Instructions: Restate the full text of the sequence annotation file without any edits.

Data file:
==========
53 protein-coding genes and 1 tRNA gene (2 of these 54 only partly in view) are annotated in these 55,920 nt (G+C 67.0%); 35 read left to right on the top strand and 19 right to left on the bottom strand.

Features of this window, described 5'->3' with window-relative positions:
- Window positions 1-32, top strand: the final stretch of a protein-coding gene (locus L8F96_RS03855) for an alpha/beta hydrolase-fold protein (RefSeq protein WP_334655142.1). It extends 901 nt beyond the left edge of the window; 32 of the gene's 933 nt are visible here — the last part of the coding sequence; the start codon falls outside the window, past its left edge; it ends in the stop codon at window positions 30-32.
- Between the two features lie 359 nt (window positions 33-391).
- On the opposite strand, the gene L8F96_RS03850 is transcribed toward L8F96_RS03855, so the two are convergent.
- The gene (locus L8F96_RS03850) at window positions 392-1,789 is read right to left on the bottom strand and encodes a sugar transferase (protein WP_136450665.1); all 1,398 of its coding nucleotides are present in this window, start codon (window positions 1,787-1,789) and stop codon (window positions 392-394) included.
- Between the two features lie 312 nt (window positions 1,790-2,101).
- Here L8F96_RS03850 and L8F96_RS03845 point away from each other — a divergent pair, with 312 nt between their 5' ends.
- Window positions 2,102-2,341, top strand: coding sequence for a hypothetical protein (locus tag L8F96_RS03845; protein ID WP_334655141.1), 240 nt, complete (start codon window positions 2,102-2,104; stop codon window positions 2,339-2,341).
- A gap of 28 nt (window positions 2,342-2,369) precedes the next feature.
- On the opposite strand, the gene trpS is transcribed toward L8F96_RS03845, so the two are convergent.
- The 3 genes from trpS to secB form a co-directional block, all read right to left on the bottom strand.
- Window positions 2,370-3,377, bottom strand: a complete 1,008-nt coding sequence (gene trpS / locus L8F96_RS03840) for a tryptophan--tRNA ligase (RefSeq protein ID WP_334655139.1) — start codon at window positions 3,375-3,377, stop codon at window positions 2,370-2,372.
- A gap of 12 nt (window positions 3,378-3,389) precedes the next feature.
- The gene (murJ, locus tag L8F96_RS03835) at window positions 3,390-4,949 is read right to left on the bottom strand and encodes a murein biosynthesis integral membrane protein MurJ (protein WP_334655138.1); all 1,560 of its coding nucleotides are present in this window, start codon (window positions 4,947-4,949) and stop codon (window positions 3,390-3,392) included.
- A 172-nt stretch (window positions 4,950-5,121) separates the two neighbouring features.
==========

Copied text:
53 protein-coding genes and 1 tRNA gene (2 of these 54 only partly in view) are annotated in these 55,920 nt (G+C 67.0%); 35 read left to right on the top strand and 19 right to left on the bottom strand.

Features of this window, described 5'->3' with window-relative positions:
- Window positions 1-32, top strand: the final stretch of a protein-coding gene (locus L8F96_RS03855) for an alpha/beta hydrolase-fold protein (RefSeq protein WP_334655142.1). It extends 901 nt beyond the left edge of the window; 32 of the gene's 933 nt are visible here — the last part of the coding sequence; the start codon falls outside the window, past its left edge; it ends in the stop codon at window positions 30-32.
- Between the two features lie 359 nt (window positions 33-391).
- On the opposite strand, the gene L8F96_RS03850 is transcribed toward L8F96_RS03855, so the two are convergent.
- The gene (locus L8F96_RS03850) at window positions 392-1,789 is read right to left on the bottom strand and encodes a sugar transferase (protein WP_136450665.1); all 1,398 of its coding nucleotides are present in this window, start codon (window positions 1,787-1,789) and stop codon (window positions 392-394) included.
- Between the two features lie 312 nt (window positions 1,790-2,101).
- Here L8F96_RS03850 and L8F96_RS03845 point away from each other — a divergent pair, with 312 nt between their 5' ends.
- Window positions 2,102-2,341, top strand: coding sequence for a hypothetical protein (locus tag L8F96_RS03845; protein ID WP_334655141.1), 240 nt, complete (start codon window positions 2,102-2,104; stop codon window positions 2,339-2,341).
- A gap of 28 nt (window positions 2,342-2,369) precedes the next feature.
- On the opposite strand, the gene trpS is transcribed toward L8F96_RS03845, so the two are convergent.
- The 3 genes from trpS to secB form a co-directional block, all read right to left on the bottom strand.
- Window positions 2,370-3,377, bottom strand: a complete 1,008-nt coding sequence (gene trpS / locus L8F96_RS03840) for a tryptophan--tRNA ligase (RefSeq protein ID WP_334655139.1) — start codon at window positions 3,375-3,377, stop codon at window positions 2,370-2,372.
- A gap of 12 nt (window positions 3,378-3,389) precedes the next feature.
- The gene (murJ, locus tag L8F96_RS03835) at window positions 3,390-4,949 is read right to left on the bottom strand and encodes a murein biosynthesis integral membrane protein MurJ (protein WP_334655138.1); all 1,560 of its coding nucleotides are present in this window, start codon (window positions 4,947-4,949) and stop codon (window positions 3,390-3,392) included.
- A 172-nt stretch (window positions 4,950-5,121) separates the two neighbouring features.